Bay Area officials warn drivers, beachgoers of strong winds

SAN FRANCISCO (KTVU) - The U.S. Coast Guard and the California Highway Patrol are advising people to be extra careful Friday and Saturday for hidden hazards in this beautiful spring weather.

Traveling across the Bay Bridge may be more of a challenge than usual because of strong winds.

The CHP issued a high wind warning that it says affects all drivers and motorcyclists. All it takes is a sudden wind gust.

"It's not uncommon to get pushed to another lane of traffic," said CHP Officer Sean Wilkenfeld. ,

The CHP says the wind can stop as quickly as it started, so be careful not to overcorrect.

Then there is also the danger of debris kicking up and obstructing the view of the roadway. "You want to travel so there's not a vehicle on all sides of you. You want to always have an out," said Wilkenfeld.

In Oakland a large tree fell on a car while it was being driven near Lake Merritt Thursday afternoon.

Fire crews rescued the woman behind the wheel and fortunately, she wasn't injured.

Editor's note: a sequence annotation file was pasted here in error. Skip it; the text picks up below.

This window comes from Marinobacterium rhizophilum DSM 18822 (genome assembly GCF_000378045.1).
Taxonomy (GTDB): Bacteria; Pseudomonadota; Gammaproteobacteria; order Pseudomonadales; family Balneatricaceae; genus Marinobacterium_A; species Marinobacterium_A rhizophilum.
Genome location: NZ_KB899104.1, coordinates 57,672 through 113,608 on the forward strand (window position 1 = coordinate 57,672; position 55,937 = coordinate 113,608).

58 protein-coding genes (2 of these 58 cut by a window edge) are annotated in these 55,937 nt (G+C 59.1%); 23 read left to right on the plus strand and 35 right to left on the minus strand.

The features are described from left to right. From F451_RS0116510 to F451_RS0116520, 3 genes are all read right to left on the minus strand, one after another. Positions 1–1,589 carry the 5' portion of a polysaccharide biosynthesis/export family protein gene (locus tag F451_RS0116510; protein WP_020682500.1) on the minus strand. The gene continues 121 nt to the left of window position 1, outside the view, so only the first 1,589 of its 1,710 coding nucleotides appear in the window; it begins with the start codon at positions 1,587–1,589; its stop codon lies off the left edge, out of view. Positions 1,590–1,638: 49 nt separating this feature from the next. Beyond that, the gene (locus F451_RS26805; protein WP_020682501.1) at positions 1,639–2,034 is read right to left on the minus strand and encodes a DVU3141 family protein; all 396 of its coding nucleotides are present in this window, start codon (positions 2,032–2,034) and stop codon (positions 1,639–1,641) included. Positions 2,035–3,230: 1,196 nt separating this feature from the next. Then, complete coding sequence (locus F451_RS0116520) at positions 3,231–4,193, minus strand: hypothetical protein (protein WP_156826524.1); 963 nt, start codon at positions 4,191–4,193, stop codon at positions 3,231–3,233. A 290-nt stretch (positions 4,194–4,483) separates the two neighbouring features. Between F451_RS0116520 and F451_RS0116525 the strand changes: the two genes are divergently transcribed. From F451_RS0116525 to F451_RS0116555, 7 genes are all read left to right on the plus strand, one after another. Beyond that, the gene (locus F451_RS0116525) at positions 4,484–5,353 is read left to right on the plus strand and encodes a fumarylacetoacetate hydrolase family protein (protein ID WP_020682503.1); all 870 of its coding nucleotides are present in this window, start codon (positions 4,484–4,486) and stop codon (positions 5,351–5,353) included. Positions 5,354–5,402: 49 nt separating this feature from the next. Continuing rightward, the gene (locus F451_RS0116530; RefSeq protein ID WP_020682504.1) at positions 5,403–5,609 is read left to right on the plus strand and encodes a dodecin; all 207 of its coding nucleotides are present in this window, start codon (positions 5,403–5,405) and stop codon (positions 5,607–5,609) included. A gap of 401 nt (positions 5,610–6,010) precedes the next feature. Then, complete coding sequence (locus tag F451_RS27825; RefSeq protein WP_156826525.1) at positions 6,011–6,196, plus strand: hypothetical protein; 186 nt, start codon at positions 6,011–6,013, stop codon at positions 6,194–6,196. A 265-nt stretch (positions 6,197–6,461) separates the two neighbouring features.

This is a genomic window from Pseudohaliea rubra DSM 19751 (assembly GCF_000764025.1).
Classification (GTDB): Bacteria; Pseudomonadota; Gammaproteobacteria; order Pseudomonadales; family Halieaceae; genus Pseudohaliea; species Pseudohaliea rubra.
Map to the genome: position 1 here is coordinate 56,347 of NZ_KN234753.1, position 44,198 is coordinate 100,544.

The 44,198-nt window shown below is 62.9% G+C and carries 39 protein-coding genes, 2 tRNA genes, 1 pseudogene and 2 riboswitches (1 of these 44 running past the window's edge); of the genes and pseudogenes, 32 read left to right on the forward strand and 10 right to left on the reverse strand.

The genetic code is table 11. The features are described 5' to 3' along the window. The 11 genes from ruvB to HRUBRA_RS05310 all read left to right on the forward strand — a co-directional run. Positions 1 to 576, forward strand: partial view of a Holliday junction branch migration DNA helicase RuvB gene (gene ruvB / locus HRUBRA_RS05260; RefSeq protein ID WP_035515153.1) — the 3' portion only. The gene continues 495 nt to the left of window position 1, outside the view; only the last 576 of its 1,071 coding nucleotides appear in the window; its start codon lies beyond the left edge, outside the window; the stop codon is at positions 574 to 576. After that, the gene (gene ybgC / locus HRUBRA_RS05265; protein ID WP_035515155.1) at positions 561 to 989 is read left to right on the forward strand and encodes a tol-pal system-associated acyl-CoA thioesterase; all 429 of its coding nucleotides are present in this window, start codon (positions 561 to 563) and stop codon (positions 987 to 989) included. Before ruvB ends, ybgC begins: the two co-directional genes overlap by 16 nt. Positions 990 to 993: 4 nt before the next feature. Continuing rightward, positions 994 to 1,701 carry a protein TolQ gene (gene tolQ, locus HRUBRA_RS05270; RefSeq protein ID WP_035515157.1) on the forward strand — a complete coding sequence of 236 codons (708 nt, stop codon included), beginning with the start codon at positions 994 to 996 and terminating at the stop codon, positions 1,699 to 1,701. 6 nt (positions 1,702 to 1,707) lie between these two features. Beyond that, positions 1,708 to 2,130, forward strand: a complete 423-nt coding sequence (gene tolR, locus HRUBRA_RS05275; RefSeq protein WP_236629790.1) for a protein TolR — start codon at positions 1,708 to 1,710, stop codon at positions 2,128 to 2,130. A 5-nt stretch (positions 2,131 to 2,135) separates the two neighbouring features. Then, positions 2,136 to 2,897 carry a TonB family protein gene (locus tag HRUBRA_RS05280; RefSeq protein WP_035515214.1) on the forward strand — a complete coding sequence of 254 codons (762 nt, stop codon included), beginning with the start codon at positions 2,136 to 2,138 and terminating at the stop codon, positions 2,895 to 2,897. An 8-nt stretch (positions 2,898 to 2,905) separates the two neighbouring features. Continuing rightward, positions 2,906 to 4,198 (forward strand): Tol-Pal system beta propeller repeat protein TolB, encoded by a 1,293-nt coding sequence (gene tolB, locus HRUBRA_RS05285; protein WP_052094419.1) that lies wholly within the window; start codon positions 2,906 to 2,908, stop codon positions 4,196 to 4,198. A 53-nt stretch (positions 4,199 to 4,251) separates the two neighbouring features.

At Crissy Field Thursday evening, the beautiful spring weather enticed kite surfers who took advantage of the wind and surf.

As he hit the water shortly before sunset, one man said he was wary of the forecast for swells up to 13 feet Friday and seven feet on Saturday. "If you've been surfing for a while, you know where they won't be big," said Anthony Chavez.

Chavez says he still may go to Ocean Beach but stay out of the water, "It might be fun to check it out and watch from the cliffs there."

The Coast Guard is warning beachgoers from Sonoma County to Monterey to be extra alert and be on the lookout for sneaker waves.

"A sneaker wave is a wave in a set that is larger and stronger . It's usually unexpected so it can be pretty dangerous to be out on the water and on the beaches," said Lt. j.g. Leigh Van Lear with the U.S. Coast Guard.

The Coast Guard advises boaters to file a float plan. They say to let someone know where you're going, have a communication device such as a radio, and always wear a life jacket.

As for beachgoers, don't turn your back to the ocean and keep a close eye on children.

"I let them play but if they go in past their knees , I tell them to come back in and not to go as far into the water. If there's a warning, we probably wouldn't come," said Patricia Adams, a mother of four from San Jose.

The Coast Guard advises anyone who plans to be on the water to use the buddy system - always have someone with you.